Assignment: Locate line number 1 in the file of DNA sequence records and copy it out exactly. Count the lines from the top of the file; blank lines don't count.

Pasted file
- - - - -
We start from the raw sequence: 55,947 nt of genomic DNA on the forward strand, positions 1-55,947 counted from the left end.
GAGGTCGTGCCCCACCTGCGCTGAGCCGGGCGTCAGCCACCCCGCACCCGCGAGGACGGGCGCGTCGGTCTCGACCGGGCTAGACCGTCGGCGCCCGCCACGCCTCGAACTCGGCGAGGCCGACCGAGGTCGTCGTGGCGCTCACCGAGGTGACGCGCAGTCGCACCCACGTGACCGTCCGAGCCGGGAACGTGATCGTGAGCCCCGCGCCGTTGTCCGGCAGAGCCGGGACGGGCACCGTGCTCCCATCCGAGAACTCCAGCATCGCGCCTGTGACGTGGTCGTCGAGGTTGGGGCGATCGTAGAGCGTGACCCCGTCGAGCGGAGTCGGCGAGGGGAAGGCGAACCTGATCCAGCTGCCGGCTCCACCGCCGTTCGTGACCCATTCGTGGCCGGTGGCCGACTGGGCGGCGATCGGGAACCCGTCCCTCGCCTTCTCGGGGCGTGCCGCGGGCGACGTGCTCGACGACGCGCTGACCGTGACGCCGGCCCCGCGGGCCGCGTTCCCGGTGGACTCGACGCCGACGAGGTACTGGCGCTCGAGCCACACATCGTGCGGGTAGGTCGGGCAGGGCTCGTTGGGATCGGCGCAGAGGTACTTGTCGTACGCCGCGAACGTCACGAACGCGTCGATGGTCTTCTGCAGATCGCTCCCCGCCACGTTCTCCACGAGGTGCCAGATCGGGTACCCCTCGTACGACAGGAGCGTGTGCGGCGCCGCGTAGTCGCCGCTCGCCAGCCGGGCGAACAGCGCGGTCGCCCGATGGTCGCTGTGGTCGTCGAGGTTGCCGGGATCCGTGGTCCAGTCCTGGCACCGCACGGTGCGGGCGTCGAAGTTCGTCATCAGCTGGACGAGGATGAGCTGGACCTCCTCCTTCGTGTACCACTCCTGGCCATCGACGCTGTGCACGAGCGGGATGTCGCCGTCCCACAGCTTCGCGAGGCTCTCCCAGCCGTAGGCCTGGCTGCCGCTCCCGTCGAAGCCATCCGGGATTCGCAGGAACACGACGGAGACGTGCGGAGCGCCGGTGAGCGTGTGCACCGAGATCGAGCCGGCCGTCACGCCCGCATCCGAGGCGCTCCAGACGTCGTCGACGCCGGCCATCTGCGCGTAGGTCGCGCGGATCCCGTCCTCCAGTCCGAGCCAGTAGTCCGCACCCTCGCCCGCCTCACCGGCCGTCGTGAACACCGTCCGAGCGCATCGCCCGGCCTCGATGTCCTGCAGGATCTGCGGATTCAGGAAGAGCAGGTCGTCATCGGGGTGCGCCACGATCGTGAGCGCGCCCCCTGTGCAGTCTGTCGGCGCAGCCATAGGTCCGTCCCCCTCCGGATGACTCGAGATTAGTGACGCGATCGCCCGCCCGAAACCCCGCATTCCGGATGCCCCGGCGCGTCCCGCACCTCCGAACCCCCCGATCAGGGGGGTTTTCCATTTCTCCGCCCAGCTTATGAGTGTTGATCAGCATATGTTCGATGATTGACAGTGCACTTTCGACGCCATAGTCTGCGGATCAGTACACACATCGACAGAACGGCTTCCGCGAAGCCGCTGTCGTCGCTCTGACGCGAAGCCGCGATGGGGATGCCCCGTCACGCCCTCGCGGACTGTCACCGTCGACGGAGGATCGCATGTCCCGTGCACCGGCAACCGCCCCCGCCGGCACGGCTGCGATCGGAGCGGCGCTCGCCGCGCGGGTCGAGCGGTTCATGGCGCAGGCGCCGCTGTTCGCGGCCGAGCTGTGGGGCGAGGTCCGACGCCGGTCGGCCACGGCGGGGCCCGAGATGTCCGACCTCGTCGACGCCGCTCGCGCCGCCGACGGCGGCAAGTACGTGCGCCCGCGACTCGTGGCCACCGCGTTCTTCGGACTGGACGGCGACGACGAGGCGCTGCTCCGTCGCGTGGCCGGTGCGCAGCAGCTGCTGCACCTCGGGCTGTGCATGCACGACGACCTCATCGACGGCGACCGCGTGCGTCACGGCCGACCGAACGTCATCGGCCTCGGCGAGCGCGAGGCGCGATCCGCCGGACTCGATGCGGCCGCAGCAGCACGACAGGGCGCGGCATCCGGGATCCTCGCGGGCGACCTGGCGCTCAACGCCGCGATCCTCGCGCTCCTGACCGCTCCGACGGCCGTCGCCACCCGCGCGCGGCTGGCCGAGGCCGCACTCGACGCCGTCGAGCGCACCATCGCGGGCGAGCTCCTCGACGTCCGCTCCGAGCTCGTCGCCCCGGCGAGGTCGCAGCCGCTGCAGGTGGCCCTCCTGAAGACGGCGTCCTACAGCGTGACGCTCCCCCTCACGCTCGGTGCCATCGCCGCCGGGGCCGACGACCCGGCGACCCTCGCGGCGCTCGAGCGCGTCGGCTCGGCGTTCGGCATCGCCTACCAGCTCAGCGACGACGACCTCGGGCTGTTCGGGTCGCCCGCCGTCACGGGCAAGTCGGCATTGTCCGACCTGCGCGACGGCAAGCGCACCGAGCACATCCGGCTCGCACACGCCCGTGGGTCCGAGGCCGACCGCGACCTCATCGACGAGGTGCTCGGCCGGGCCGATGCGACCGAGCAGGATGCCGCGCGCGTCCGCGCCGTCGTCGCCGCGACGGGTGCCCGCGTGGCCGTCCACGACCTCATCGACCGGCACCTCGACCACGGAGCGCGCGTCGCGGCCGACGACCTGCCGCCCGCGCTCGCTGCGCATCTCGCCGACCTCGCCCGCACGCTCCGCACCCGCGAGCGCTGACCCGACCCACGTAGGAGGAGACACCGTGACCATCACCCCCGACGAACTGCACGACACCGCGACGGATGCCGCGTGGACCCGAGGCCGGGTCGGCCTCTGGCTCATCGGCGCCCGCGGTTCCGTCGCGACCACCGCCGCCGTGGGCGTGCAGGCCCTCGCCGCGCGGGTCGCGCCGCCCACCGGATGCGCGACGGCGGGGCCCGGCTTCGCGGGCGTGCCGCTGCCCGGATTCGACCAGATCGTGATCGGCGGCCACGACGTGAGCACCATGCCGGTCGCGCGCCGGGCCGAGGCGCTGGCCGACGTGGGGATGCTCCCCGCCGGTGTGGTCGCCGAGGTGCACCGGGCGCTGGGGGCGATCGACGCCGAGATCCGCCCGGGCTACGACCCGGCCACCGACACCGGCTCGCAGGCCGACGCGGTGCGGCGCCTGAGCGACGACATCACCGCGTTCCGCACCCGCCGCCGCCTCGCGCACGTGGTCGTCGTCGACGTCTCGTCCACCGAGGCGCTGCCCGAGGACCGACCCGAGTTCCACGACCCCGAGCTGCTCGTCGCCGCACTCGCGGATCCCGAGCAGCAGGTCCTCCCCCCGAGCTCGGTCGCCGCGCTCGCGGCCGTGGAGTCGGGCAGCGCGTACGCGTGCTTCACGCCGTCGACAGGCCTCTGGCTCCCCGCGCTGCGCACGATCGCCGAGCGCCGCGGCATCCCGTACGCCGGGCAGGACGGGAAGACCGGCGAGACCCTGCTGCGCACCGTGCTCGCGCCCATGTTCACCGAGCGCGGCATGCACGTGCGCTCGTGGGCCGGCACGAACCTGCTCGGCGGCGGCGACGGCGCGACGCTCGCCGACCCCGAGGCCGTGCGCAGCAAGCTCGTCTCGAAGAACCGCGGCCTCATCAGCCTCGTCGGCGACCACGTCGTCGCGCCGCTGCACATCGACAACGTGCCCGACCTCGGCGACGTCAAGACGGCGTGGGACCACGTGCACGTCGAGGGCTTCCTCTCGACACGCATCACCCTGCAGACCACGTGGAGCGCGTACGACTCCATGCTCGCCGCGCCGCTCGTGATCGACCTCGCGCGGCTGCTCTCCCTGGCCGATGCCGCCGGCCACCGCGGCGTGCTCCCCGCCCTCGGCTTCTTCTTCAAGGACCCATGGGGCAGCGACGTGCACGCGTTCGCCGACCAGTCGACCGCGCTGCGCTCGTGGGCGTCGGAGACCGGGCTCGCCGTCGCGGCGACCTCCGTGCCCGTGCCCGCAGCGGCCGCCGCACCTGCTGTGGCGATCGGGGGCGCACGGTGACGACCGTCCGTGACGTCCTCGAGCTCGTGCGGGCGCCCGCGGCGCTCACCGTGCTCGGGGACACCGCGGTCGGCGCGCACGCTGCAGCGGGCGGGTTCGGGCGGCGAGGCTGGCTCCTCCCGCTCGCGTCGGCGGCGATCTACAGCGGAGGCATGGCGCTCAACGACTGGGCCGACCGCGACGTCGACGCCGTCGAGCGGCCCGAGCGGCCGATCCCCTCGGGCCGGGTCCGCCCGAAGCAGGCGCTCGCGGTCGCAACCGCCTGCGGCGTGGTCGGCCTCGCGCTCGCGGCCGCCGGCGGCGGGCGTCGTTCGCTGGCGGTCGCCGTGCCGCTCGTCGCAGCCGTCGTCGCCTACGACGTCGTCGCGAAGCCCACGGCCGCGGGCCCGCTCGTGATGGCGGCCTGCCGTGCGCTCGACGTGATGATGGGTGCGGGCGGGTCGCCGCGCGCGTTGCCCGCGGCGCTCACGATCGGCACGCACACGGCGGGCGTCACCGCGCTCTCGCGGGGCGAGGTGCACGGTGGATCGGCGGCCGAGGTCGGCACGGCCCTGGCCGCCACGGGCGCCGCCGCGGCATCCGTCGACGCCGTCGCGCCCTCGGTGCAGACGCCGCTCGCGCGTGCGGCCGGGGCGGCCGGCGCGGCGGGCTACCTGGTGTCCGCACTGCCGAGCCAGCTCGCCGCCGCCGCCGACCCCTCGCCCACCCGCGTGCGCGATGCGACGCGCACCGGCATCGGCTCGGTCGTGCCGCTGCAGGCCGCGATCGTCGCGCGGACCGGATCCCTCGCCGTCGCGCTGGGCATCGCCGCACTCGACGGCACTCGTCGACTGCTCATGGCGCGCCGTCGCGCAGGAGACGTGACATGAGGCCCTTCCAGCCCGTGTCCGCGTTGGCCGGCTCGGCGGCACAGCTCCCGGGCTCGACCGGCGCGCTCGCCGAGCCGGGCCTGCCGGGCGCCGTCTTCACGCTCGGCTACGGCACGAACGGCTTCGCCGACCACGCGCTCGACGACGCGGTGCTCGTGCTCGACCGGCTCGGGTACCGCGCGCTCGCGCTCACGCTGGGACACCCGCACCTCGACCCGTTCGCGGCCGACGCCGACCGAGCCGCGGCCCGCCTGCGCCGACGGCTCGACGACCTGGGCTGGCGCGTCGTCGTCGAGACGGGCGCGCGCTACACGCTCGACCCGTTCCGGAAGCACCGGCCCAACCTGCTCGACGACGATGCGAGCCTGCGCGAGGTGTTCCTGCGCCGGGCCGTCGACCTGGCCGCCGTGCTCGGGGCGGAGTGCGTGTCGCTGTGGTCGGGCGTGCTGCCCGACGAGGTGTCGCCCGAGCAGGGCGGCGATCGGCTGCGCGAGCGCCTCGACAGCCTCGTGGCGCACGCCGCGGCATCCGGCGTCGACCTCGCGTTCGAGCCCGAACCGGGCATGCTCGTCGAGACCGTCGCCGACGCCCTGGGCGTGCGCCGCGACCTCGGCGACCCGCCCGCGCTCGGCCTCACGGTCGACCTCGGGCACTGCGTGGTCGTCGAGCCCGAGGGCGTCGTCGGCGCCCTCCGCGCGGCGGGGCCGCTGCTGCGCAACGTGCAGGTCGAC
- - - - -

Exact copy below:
We start from the raw sequence: 55,947 nt of genomic DNA on the forward strand, positions 1-55,947 counted from the left end.